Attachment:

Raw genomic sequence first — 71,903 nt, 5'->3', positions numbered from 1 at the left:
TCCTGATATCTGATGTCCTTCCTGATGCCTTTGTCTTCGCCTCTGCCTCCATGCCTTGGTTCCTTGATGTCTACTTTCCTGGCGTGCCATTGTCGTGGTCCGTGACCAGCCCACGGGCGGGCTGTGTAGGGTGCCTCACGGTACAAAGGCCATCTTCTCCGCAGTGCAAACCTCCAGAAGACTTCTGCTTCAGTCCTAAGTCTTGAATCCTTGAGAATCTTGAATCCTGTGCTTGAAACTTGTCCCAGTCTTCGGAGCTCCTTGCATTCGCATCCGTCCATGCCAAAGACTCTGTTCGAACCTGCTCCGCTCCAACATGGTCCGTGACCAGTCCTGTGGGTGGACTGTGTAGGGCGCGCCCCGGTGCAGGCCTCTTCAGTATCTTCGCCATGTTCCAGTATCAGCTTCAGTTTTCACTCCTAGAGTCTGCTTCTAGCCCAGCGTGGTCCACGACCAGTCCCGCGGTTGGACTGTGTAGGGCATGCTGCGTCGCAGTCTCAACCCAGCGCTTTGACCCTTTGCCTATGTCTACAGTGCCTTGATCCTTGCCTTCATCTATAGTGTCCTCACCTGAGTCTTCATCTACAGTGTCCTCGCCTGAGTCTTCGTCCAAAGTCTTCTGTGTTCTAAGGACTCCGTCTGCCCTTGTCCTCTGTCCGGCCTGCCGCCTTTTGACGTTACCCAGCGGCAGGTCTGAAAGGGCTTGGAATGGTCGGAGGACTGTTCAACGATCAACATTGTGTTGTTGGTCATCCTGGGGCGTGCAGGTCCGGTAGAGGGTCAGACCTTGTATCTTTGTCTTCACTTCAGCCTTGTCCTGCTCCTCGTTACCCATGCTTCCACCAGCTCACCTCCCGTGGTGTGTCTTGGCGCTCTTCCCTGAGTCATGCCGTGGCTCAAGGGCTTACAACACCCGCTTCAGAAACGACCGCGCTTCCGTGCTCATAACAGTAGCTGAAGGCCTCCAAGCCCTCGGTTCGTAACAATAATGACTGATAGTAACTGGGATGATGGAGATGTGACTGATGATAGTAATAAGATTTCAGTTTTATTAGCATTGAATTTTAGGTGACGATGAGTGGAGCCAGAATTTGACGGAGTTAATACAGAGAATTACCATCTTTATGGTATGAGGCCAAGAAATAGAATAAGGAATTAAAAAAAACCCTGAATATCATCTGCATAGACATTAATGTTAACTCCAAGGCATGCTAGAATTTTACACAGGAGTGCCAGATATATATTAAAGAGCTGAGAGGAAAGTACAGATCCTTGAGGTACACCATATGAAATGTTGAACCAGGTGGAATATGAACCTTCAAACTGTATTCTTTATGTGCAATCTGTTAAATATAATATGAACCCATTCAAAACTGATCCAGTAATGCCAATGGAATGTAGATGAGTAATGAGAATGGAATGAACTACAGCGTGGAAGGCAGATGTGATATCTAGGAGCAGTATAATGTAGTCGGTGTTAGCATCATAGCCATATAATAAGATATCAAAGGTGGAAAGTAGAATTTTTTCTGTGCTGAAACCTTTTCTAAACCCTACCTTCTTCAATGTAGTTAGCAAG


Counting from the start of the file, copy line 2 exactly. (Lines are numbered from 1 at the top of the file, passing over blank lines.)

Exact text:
TCCTGATATCTGATGTCCTTCCTGATGCCTTTGTCTTCGCCTCTGCCTCCATGCCTTGGTTCCTTGATGTCTACTTTCCTGGCGTGCCATTGTCGTGGTCCGTGACCAGCCCACGGGCGGGCTGTGTAGGGTGCCTCACGGTACAAAGGCCATCTTCTCCGCAGTGCAAACCTCCAGAAGACTTCTGCTTCAGTCCTAAGTCTTGAATCCTTGAGAATCTTGAATCCTGTGCTTGAAACTTGTCCCAGTCTTCGGAGCTCCTTGCATTCGCATCCGTCCATGCCAAAGACTCTGTTCGAACCTGCTCCGCTCCAACATGGTCCGTGACCAGTCCTGTGGGTGGACTGTGTAGGGCGCGCCCCGGTGCAGGCCTCTTCAGTATCTTCGCCATGTTCCAGTATCAGCTTCAGTTTTCACTCCTAGAGTCTGCTTCTAGCCCAGCGTGGTCCACGACCAGTCCCGCGGTTGGACTGTGTAGGGCATGCTGCGTCGCAGTCTCAACCCAGCGCTTTGACCCTTTGCCTATGTCTACAGTGCCTTGATCCTTGCCTTCATCTATAGTGTCCTCACCTGAGTCTTCATCTACAGTGTCCTCGCCTGAGTCTTCGTCCAAAGTCTTCTGTGTTCTAAGGACTCCGTCTGCCCTTGTCCTCTGTCCGGCCTGCCGCCTTTTGACGTTACCCAGCGGCAGGTCTGAAAGGGCTTGGAATGGTCGGAGGACTGTTCAACGATCAACATTGTGTTGTTGGTCATCCTGGGGCGTGCAGGTCCGGTAGAGGGTCAGACCTTGTATCTTTGTCTTCACTTCAGCCTTGTCCTGCTCCTCGTTACCCATGCTTCCACCAGCTCACCTCCCGTGGTGTGTCTTGGCGCTCTTCCCTGAGTCATGCCGTGGCTCAAGGGCTTACAACACCCGCTTCAGAAACGACCGCGCTTCCGTGCTCATAACAGTAGCTGAAGGCCTCCAAGCCCTCGGTTCGTAACAATAATGACTGATAGTAACTGGGATGATGGAGATGTGACTGATGATAGTAATAAGATTTCAGTTTTATTAGCATTGAATTTTAGGTGACGATGAGTGGAGCCAGAATTTGACGGAGTTAATACAGAGAATTACCATCTTTATGGTATGAGGCCAAGAAATAGAATAAGGAATTAAAAAAAACCCTGAATATCATCTGCATAGACATTAATGTTAACTCCAAGGCATGCTAGAATTTTACACAGGAGTGCCAGATATATATTAAAGAGCTGAGAGGAAAGTACAGATCCTTGAGGTACACCATATGAAATGTTGAACCAGGTGGAATATGAACCTTCAAACTGTATTCTTTATGTGCAATCTGTTAAATATAATATGAACCCATTCAAAACTGATCCAGTAATGCCAATGGAATGTAGATGAGTAATGAGAATGGAATGAACTACAGCGTGGAAGGCAGATGTGATATCTAGGAGCAGTATAATGTAGTCGGTGTTAGCATCATAGCCATATAATAAGATATCAAAGGTGGAAAGTAGAATTTTTTCTGTGCTGAAACCTTTTCTAAACCCTACCTTCTTCAATGTAGTTAGCAAG